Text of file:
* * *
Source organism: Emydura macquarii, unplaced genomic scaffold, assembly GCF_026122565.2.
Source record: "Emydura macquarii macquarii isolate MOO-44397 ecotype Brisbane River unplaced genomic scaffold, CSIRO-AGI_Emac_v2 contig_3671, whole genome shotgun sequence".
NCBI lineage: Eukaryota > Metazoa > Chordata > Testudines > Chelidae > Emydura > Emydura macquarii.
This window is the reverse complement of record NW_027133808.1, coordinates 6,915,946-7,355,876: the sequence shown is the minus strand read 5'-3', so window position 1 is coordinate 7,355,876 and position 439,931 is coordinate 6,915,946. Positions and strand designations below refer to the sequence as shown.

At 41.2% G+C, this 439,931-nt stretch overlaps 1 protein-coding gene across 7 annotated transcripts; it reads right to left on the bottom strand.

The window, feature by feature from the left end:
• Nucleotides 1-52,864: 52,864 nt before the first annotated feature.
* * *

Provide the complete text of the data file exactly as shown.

Source organism: Emydura macquarii, unplaced genomic scaffold, assembly GCF_026122565.2.
Source record: "Emydura macquarii macquarii isolate MOO-44397 ecotype Brisbane River unplaced genomic scaffold, CSIRO-AGI_Emac_v2 contig_3671, whole genome shotgun sequence".
NCBI lineage: Eukaryota > Metazoa > Chordata > Testudines > Chelidae > Emydura > Emydura macquarii.
This window is the reverse complement of record NW_027133808.1, coordinates 6,915,946-7,355,876: the sequence shown is the minus strand read 5'-3', so window position 1 is coordinate 7,355,876 and position 439,931 is coordinate 6,915,946. Positions and strand designations below refer to the sequence as shown.

At 41.2% G+C, this 439,931-nt stretch overlaps 1 protein-coding gene across 7 annotated transcripts; it reads right to left on the bottom strand.

The window, feature by feature from the left end:
• Nucleotides 1-52,864: 52,864 nt before the first annotated feature.